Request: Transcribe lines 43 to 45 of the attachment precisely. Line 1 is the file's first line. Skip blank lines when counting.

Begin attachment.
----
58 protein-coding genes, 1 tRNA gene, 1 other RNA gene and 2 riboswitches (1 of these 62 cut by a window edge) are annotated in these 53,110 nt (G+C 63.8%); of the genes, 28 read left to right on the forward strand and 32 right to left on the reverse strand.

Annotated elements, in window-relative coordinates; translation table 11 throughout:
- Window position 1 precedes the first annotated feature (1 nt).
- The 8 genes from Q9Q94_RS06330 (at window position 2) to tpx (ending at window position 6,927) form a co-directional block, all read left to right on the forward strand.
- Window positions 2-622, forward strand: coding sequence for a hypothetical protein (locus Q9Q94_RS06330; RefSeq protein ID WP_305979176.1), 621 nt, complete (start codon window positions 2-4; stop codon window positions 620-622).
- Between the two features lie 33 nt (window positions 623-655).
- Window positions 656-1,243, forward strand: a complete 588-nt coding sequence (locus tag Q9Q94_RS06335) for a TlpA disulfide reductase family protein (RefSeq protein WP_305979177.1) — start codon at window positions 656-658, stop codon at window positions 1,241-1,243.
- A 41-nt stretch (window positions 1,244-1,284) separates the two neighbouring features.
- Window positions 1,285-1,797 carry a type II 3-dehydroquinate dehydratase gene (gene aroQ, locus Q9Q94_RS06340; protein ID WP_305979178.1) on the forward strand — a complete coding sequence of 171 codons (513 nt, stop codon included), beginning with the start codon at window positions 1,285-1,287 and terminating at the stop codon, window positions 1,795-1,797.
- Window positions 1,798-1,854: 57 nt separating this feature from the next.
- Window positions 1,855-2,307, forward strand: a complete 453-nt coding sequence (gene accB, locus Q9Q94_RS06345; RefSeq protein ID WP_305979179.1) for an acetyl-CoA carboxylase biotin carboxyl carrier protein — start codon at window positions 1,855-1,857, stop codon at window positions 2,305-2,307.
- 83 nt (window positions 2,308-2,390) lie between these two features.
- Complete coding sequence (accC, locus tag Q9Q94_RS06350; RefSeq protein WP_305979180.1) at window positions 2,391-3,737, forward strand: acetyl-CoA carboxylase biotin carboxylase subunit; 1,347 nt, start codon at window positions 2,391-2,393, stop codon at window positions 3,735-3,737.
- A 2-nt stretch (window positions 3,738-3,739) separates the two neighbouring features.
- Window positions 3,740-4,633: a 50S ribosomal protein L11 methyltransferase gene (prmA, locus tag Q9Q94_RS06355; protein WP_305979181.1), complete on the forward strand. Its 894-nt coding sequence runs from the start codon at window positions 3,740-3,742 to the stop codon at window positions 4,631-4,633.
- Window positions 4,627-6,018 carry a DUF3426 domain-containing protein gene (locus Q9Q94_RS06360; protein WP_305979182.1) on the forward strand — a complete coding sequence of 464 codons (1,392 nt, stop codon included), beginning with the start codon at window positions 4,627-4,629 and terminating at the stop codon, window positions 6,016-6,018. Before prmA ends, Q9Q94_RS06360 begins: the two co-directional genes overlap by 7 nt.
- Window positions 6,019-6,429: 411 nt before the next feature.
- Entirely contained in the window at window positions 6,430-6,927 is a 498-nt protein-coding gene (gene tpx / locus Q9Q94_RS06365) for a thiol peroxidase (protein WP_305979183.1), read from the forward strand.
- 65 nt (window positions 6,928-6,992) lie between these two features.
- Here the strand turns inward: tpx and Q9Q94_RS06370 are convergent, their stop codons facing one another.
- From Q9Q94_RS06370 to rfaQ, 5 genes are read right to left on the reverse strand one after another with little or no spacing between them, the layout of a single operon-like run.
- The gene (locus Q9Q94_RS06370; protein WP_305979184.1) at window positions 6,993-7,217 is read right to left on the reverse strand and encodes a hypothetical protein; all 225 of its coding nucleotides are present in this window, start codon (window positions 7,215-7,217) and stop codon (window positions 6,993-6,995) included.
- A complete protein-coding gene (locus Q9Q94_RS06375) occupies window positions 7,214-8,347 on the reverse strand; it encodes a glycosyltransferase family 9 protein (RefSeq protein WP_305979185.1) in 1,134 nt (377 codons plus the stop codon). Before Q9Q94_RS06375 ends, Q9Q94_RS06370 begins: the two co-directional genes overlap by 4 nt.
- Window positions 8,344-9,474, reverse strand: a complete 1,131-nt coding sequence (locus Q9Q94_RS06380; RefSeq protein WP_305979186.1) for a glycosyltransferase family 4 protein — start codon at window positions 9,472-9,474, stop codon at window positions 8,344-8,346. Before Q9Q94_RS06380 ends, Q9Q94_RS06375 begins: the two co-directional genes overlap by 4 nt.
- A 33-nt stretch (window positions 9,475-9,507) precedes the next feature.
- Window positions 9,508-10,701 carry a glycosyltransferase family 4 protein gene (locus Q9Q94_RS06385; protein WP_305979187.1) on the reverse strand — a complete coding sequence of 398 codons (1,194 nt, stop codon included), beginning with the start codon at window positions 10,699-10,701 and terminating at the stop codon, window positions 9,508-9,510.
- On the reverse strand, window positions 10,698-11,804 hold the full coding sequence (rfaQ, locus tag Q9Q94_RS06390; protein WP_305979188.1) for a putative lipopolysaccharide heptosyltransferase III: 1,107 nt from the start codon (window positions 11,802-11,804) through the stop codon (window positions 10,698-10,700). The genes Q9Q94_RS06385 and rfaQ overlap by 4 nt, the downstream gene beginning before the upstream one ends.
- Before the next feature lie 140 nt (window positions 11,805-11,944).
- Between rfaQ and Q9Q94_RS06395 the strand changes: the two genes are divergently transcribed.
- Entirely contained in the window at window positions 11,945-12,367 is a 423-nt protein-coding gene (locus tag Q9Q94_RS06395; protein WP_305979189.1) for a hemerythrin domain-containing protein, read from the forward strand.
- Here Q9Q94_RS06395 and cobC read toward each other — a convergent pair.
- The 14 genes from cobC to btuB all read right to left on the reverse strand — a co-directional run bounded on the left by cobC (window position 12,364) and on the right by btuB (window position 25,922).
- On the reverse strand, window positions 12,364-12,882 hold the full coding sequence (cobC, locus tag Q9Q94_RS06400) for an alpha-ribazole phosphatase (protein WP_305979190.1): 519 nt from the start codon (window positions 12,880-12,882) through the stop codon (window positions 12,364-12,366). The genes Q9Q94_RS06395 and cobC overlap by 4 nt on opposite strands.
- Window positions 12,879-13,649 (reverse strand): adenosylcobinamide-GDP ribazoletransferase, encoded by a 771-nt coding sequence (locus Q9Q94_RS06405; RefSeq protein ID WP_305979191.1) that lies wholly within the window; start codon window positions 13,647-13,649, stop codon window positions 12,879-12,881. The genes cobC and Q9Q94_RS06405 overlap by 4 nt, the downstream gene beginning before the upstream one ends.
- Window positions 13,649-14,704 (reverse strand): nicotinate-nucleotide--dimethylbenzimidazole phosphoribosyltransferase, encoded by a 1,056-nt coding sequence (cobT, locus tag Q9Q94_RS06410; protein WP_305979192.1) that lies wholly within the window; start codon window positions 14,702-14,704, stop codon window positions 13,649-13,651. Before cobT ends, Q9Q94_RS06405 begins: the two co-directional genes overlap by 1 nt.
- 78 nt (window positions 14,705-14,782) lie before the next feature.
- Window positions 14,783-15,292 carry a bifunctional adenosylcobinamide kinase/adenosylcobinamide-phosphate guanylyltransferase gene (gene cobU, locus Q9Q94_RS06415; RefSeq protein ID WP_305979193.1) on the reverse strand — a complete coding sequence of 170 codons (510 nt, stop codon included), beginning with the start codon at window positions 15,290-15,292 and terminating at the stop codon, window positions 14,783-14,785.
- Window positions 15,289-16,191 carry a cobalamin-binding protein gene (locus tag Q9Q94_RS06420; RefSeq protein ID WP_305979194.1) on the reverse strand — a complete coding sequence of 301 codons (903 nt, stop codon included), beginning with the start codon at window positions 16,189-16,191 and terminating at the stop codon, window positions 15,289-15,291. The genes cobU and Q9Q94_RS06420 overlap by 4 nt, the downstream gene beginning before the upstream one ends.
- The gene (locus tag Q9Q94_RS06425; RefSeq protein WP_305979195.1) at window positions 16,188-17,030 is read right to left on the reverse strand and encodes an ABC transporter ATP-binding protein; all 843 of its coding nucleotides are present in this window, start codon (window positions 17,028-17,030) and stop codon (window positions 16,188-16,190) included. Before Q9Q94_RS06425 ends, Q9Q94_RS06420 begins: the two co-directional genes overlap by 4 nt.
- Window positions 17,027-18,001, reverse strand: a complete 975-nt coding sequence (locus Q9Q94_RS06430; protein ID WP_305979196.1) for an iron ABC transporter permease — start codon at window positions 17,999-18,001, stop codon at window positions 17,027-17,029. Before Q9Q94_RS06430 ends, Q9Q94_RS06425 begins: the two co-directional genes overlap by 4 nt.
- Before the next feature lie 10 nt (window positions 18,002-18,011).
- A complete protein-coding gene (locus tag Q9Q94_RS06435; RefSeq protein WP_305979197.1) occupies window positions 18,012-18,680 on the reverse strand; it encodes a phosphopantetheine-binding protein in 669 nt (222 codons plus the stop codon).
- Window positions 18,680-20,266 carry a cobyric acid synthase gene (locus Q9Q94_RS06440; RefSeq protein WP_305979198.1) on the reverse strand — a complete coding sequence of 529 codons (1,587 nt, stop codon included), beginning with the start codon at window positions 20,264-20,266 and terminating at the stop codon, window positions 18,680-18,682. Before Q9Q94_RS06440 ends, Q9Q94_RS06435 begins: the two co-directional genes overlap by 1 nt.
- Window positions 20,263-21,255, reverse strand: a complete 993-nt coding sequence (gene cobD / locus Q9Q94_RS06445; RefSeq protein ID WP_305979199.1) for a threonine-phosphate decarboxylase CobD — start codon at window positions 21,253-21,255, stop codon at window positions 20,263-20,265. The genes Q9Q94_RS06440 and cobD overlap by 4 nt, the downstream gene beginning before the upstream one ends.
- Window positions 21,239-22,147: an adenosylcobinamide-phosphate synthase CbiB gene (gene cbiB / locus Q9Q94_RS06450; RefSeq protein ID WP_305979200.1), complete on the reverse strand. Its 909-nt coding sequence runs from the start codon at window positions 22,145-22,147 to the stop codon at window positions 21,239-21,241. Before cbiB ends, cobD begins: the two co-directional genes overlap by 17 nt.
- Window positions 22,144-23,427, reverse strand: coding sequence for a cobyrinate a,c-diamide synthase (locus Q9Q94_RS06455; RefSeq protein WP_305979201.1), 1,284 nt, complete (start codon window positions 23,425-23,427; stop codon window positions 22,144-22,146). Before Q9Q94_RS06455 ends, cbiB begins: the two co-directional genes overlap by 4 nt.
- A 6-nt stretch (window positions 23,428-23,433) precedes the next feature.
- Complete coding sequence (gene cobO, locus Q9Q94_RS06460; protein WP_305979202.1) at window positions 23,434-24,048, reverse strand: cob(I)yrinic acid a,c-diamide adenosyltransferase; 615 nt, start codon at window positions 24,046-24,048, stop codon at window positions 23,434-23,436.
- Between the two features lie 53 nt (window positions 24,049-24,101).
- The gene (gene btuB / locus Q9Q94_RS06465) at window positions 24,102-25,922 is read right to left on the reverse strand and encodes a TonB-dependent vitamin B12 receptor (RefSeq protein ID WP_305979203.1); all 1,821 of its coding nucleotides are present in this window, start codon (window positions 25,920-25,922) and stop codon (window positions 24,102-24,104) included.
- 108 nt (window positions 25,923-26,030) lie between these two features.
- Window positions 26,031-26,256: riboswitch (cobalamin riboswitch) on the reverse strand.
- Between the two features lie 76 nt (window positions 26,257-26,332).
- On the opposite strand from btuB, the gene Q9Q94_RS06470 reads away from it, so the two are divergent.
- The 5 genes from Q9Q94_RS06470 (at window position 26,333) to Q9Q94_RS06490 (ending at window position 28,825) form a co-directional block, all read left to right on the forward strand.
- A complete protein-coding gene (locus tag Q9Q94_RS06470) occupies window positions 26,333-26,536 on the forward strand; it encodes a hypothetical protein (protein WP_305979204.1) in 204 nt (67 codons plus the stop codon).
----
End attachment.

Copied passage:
- Window positions 18,680-20,266 carry a cobyric acid synthase gene (locus Q9Q94_RS06440; RefSeq protein WP_305979198.1) on the reverse strand — a complete coding sequence of 529 codons (1,587 nt, stop codon included), beginning with the start codon at window positions 20,264-20,266 and terminating at the stop codon, window positions 18,680-18,682. Before Q9Q94_RS06440 ends, Q9Q94_RS06435 begins: the two co-directional genes overlap by 1 nt.
- Window positions 20,263-21,255, reverse strand: a complete 993-nt coding sequence (gene cobD / locus Q9Q94_RS06445; RefSeq protein ID WP_305979199.1) for a threonine-phosphate decarboxylase CobD — start codon at window positions 21,253-21,255, stop codon at window positions 20,263-20,265. The genes Q9Q94_RS06440 and cobD overlap by 4 nt, the downstream gene beginning before the upstream one ends.
- Window positions 21,239-22,147: an adenosylcobinamide-phosphate synthase CbiB gene (gene cbiB / locus Q9Q94_RS06450; RefSeq protein ID WP_305979200.1), complete on the reverse strand. Its 909-nt coding sequence runs from the start codon at window positions 22,145-22,147 to the stop codon at window positions 21,239-21,241. Before cbiB ends, cobD begins: the two co-directional genes overlap by 17 nt.